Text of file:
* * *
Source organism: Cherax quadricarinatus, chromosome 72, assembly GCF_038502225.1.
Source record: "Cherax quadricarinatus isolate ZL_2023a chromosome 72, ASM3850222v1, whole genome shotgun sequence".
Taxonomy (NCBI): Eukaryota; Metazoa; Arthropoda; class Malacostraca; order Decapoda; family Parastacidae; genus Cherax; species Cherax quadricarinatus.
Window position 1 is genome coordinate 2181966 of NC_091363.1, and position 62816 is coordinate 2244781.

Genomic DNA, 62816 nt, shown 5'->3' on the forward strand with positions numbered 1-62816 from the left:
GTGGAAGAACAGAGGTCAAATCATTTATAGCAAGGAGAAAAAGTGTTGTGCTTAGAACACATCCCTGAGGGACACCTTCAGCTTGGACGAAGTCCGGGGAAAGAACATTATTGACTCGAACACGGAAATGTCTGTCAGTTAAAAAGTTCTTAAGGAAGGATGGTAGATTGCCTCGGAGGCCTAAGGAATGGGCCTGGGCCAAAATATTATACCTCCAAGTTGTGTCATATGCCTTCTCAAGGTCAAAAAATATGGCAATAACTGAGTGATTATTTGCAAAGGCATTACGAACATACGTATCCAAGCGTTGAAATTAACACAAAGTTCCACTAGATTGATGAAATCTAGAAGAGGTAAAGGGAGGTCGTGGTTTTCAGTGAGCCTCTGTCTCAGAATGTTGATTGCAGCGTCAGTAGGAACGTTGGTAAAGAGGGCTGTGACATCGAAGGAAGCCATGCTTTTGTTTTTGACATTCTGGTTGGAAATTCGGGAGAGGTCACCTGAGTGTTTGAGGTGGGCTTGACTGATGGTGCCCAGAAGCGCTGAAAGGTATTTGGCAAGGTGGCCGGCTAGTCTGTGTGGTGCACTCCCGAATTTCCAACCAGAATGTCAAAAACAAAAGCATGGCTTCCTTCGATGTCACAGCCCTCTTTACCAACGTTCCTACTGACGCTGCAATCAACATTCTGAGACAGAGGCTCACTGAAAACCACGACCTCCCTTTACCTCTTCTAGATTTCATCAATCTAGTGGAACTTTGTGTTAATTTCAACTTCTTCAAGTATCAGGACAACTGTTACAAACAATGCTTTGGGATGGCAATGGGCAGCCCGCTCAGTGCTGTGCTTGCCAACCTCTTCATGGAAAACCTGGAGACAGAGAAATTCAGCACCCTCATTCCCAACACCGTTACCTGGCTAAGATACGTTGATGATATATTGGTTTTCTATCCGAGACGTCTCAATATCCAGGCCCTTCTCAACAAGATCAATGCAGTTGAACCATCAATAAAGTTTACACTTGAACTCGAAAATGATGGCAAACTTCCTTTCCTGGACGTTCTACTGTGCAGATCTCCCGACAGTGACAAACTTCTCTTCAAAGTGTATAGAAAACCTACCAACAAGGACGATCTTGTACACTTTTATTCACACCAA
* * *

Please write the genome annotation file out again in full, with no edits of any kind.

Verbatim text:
Source organism: Cherax quadricarinatus, chromosome 72, assembly GCF_038502225.1.
Source record: "Cherax quadricarinatus isolate ZL_2023a chromosome 72, ASM3850222v1, whole genome shotgun sequence".
Taxonomy (NCBI): Eukaryota; Metazoa; Arthropoda; class Malacostraca; order Decapoda; family Parastacidae; genus Cherax; species Cherax quadricarinatus.
Window position 1 is genome coordinate 2181966 of NC_091363.1, and position 62816 is coordinate 2244781.

Genomic DNA, 62816 nt, shown 5'->3' on the forward strand with positions numbered 1-62816 from the left:
GTGGAAGAACAGAGGTCAAATCATTTATAGCAAGGAGAAAAAGTGTTGTGCTTAGAACACATCCCTGAGGGACACCTTCAGCTTGGACGAAGTCCGGGGAAAGAACATTATTGACTCGAACACGGAAATGTCTGTCAGTTAAAAAGTTCTTAAGGAAGGATGGTAGATTGCCTCGGAGGCCTAAGGAATGGGCCTGGGCCAAAATATTATACCTCCAAGTTGTGTCATATGCCTTCTCAAGGTCAAAAAATATGGCAATAACTGAGTGATTATTTGCAAAGGCATTACGAACATACGTATCCAAGCGTTGAAATTAACACAAAGTTCCACTAGATTGATGAAATCTAGAAGAGGTAAAGGGAGGTCGTGGTTTTCAGTGAGCCTCTGTCTCAGAATGTTGATTGCAGCGTCAGTAGGAACGTTGGTAAAGAGGGCTGTGACATCGAAGGAAGCCATGCTTTTGTTTTTGACATTCTGGTTGGAAATTCGGGAGAGGTCACCTGAGTGTTTGAGGTGGGCTTGACTGATGGTGCCCAGAAGCGCTGAAAGGTATTTGGCAAGGTGGCCGGCTAGTCTGTGTGGTGCACTCCCGAATTTCCAACCAGAATGTCAAAAACAAAAGCATGGCTTCCTTCGATGTCACAGCCCTCTTTACCAACGTTCCTACTGACGCTGCAATCAACATTCTGAGACAGAGGCTCACTGAAAACCACGACCTCCCTTTACCTCTTCTAGATTTCATCAATCTAGTGGAACTTTGTGTTAATTTCAACTTCTTCAAGTATCAGGACAACTGTTACAAACAATGCTTTGGGATGGCAATGGGCAGCCCGCTCAGTGCTGTGCTTGCCAACCTCTTCATGGAAAACCTGGAGACAGAGAAATTCAGCACCCTCATTCCCAACACCGTTACCTGGCTAAGATACGTTGATGATATATTGGTTTTCTATCCGAGACGTCTCAATATCCAGGCCCTTCTCAACAAGATCAATGCAGTTGAACCATCAATAAAGTTTACACTTGAACTCGAAAATGATGGCAAACTTCCTTTCCTGGACGTTCTACTGTGCAGATCTCCCGACAGTGACAAACTTCTCTTCAAAGTGTATAGAAAACCTACCAACAAGGACGATCTTGTACACTTTTATTCACACCAA